Posts Tagged ‘Fenway Park’

Not Buying In: Manchester United Fans Boycott Sponsors, Send Message to Ownership

Sports fans are among the most loyal and intense people you can find.  How else to explain people showing up to support a team that hasn’t won a championship in over a century? (Looking at you, Cubs fans)

But just because sports fans are loyal doesn’t mean they always agree with every decision their favorite team makes. Case in point: Manchester United fans calling for a boycott of sponsors’ products to persuade ownership to rethink its plans of a shirt sponsorship deal with General Motors. United fans are reportedly unhappy about the British club’s association with an American company, preferring to keep the Red Devils in ties with local companies only.

Manchester United fans are loyal, but a boycott shows they have a mind of their own.

This isn’t the first time ManU fans have voiced displeasure with ownership over the club’s business. Malcolm Glazer, an American businessman who also owns the NFL’s Tampa Bay Buccaneers, has owned United for almost 10 years but fell into $1.6 billion debt in 2010 stemming from loans related to their shopping mall businesses in the U.S. The Glazer family has not been popular with Manchester United fans, who have pressured Glazer to sell the team to a more interested and trustworthy owner.

Co-sponsorship deals often put fans in unusual situations. On the one hand, supporting a product or sponsor associated with a team generally means you are helping the business interest of your team. More money typically leads to more success. But some owners only care about the bottom line rather than results. So just because you put your money into sponsors doesn’t mean your favorite team will win more. In fact, it could send the wrong message to ownership that wins and losses don’t have an impact on revenue and income.

That’s what makes the boycott by ManU fans interesting. The message has been sent to ownership that club supporters will not be blind sheep and will not buy into everything the ownership tries to sell to them. Not seeing fans open their wallets is sure to get the attention of ownership and prompt change.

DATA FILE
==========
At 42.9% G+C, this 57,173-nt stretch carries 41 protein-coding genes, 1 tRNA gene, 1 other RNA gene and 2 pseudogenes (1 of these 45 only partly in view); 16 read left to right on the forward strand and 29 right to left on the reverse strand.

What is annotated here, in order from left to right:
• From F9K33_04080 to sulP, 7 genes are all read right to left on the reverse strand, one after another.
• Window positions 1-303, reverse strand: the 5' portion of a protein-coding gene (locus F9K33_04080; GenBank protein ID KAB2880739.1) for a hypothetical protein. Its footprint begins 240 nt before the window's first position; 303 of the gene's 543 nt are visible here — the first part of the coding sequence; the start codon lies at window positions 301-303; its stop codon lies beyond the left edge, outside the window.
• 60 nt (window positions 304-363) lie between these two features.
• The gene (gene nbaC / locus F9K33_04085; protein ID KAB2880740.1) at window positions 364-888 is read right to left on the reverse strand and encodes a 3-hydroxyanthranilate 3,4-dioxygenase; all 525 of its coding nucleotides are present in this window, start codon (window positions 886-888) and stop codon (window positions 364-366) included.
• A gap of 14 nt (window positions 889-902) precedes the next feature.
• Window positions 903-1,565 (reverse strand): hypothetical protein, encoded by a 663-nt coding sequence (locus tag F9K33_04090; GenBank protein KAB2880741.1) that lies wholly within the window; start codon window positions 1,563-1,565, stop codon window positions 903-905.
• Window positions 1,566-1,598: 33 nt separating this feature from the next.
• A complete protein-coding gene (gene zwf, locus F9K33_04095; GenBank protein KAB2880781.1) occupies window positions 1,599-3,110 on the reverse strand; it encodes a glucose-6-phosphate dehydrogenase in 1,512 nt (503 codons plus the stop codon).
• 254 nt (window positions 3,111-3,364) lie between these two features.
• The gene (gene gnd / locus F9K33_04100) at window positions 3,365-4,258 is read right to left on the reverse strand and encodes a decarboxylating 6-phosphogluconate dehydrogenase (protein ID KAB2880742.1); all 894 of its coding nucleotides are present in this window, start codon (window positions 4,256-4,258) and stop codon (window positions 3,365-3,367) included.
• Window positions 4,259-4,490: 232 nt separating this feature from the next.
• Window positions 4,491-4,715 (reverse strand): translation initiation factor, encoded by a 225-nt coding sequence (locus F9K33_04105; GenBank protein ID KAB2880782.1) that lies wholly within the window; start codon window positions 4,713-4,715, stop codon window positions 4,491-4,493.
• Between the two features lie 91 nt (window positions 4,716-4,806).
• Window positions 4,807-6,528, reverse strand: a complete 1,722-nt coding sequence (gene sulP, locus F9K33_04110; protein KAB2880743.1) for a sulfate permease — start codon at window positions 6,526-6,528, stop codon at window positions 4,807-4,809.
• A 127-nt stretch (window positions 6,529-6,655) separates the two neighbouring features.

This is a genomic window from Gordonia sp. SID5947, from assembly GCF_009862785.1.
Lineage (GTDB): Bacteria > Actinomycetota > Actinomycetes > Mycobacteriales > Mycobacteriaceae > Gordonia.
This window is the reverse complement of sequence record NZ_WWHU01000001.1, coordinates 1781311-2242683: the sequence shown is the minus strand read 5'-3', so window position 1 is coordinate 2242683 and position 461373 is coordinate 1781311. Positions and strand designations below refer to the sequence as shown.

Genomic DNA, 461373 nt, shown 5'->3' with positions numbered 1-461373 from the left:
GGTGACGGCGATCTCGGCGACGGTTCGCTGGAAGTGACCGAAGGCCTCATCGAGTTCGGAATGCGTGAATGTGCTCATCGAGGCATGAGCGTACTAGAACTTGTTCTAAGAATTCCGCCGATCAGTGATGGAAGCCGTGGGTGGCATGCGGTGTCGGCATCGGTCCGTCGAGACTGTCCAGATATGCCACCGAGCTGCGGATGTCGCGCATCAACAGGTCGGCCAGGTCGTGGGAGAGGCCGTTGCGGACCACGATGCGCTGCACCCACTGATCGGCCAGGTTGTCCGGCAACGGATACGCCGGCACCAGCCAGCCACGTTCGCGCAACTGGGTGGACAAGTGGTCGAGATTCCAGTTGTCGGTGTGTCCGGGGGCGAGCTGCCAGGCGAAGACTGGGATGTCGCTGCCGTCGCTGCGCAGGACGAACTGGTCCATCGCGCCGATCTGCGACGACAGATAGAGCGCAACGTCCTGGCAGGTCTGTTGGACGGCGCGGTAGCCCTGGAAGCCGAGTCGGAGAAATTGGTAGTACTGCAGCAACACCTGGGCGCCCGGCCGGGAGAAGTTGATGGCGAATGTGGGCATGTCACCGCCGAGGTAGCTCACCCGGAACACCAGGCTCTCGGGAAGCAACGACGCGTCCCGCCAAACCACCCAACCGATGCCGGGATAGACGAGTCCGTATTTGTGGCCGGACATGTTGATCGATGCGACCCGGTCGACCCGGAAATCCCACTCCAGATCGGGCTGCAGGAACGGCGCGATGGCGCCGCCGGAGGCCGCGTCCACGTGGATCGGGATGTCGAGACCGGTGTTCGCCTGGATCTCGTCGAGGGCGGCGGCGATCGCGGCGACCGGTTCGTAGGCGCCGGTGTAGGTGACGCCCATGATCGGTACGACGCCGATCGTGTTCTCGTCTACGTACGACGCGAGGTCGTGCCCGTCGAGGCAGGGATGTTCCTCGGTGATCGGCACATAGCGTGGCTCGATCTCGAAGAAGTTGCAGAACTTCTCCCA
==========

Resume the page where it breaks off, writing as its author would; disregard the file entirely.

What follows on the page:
A similar scenario is unfolding in Boston. The Red Sox were purchased in 2003 by John Henry, a trading advisor who had previously held partial ownership of the Yankees and Marlins. Since Henry took over the club, the Sox have enjoyed remarkable success, winning two World Series titles in 2004 and 2007 and enjoying the longest consecutive home sellout streak in U.S. sports history.

But all is not well in Red Sox Nation. Henry, since buying the Sox, has also obtained ownership of NESN, NASCAR teams, and most notably Liverpool FC, a major European soccer club. With multiple business interests, Henry’s time devoted to the Red Sox seems to have waned, as has on-field performance. The Sox have not won a playoff game since 2008, and last season endured a 7-20 month of September to miss the playoffs, one of the worst collapses in sports history. This season Boston is hovering at .500 but doesn’t have the look of a playoff team. All the while, the front office has remained quiet, save for an open letter of confidence sent to Sox fans by team president Larry Lucchino.

So what is a Sox fan to do? It seems clear the dual-ownership experiment is not working out at the moment, and many are calling for Henry and company to make a change. But the best way for Sox fans to get the attention of ownership is to do what United fans did and boycott the product. That means stop going to games (and break the sellout streak), stop watching games, stop buying merchandise, etc. When ownership sees numbers dipping, they know they will need a change. Asking this is a tough thing for Red Sox fans to do, however. Fans were rewarded for 86 years of faith with the 2004 championship, and even though the current club is treading water it remains within striking distance of a wild card spot. Besides, stopping support aimed at management change creates a negative impact on players, who have no say in ownership decisions.

Manchester United fans have made it clear they want change and have put their money where their mouths are. Unless things change quickly at Fenway Park, restless Red Sox fans may be taking a cue from restless Red Devils fans across the pond.

Photo (cc) by Paolo Camera and republished here under a Creative Commons license. Some rights reserved.


Marathon Means Money: Boston Marathon Helps City Revenue in Big Way

Monday marks the 116th running of the Boston Marathon, the world’s oldest annual marathon. The event is one of the more popular events in Beantown, as it coincides with Patriots Day. With local schools closed and many residents given the day off from work, the race typically draws a big crowd along with the Red Sox annual 11 a.m. game at Fenway Park.

This year’s race looks like it will coincide with fantastic weather conditions, at least for the spectators. The temperature is expected to reach the high 80s, which has caused marathon organizers to caution inexperienced runners against participating for fear of heat-related complications. While the high heat isn’t the best thing for runners, it should help draw crowds along the street seeking sunshine.